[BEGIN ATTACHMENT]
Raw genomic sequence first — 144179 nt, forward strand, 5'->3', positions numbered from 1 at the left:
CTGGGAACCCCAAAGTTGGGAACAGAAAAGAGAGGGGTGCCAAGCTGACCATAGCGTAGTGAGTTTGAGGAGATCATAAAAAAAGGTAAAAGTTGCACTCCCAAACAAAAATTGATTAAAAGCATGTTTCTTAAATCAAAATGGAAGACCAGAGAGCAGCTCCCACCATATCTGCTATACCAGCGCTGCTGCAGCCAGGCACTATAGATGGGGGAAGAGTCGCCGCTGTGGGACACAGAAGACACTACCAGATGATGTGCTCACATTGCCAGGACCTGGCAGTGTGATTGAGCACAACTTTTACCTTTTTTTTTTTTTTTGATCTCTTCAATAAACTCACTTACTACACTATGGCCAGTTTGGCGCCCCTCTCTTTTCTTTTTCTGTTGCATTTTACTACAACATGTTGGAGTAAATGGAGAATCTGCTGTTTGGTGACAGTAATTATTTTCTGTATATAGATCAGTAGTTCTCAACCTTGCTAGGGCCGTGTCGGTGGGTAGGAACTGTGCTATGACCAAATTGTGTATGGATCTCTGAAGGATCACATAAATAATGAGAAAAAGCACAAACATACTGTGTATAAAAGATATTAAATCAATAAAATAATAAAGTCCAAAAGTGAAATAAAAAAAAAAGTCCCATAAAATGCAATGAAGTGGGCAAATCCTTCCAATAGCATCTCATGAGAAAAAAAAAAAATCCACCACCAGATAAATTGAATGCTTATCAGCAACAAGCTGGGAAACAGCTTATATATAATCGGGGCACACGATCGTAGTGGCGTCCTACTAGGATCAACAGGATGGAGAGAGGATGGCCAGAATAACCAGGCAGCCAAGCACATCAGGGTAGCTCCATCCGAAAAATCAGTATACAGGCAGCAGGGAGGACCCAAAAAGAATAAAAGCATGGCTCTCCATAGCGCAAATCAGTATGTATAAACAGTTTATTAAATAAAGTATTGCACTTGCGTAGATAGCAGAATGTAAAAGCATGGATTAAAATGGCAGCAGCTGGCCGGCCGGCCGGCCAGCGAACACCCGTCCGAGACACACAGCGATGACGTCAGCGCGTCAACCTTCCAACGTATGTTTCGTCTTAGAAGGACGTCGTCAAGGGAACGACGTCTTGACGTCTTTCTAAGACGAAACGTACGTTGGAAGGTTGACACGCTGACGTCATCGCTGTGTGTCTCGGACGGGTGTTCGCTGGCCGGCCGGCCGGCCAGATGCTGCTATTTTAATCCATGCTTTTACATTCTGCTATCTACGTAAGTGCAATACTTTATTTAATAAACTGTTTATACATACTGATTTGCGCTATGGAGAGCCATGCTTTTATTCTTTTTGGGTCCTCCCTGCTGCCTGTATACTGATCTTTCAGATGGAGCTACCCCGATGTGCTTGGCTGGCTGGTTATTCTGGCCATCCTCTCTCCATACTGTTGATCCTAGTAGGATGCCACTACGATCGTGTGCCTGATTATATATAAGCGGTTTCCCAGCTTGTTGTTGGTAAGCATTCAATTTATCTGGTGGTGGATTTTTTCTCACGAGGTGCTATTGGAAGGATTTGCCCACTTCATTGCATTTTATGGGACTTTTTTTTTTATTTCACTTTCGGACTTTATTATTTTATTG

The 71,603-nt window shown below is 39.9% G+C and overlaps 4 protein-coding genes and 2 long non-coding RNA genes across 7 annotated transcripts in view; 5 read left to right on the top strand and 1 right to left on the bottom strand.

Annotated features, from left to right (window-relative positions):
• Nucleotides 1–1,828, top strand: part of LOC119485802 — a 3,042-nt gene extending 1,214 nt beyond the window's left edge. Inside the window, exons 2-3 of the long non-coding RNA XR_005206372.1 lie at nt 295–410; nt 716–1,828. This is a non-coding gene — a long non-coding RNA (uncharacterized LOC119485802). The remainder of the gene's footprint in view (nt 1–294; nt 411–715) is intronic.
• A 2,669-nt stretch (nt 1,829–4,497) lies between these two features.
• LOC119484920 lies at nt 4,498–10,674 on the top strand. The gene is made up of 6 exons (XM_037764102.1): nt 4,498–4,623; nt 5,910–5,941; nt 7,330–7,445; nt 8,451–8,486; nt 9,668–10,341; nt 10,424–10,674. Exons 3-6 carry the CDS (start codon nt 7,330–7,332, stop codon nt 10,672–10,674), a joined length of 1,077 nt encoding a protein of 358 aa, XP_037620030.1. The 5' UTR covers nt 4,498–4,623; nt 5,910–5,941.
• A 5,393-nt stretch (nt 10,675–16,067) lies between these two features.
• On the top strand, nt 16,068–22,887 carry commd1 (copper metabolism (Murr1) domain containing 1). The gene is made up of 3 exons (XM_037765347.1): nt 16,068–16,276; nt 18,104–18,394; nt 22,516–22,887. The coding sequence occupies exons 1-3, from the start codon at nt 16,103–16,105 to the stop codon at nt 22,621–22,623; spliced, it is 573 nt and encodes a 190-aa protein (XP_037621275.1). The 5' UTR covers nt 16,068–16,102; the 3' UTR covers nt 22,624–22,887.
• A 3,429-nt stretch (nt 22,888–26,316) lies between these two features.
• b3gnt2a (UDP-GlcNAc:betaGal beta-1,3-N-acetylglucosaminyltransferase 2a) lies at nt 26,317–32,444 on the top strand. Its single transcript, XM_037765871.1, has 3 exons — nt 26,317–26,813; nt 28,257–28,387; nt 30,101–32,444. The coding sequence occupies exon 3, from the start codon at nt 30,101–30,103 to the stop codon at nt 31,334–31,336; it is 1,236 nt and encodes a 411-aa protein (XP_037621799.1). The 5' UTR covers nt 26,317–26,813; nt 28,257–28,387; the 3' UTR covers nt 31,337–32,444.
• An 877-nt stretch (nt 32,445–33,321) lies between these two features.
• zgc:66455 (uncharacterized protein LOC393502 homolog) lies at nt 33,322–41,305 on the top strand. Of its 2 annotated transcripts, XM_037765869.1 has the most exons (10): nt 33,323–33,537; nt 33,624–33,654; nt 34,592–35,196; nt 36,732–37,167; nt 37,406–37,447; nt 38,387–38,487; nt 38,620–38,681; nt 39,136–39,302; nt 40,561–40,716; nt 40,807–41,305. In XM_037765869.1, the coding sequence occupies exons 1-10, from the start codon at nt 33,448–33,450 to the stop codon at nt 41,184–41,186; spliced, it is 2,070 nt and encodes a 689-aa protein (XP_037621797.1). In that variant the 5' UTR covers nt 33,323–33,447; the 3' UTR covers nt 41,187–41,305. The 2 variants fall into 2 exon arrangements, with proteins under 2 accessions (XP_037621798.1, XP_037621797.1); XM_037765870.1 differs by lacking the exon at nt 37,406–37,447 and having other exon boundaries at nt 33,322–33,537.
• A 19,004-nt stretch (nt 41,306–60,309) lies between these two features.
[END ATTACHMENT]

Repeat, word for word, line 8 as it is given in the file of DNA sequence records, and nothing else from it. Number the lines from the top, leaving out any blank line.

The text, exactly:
• A 5,393-nt stretch (nt 10,675–16,067) lies between these two features.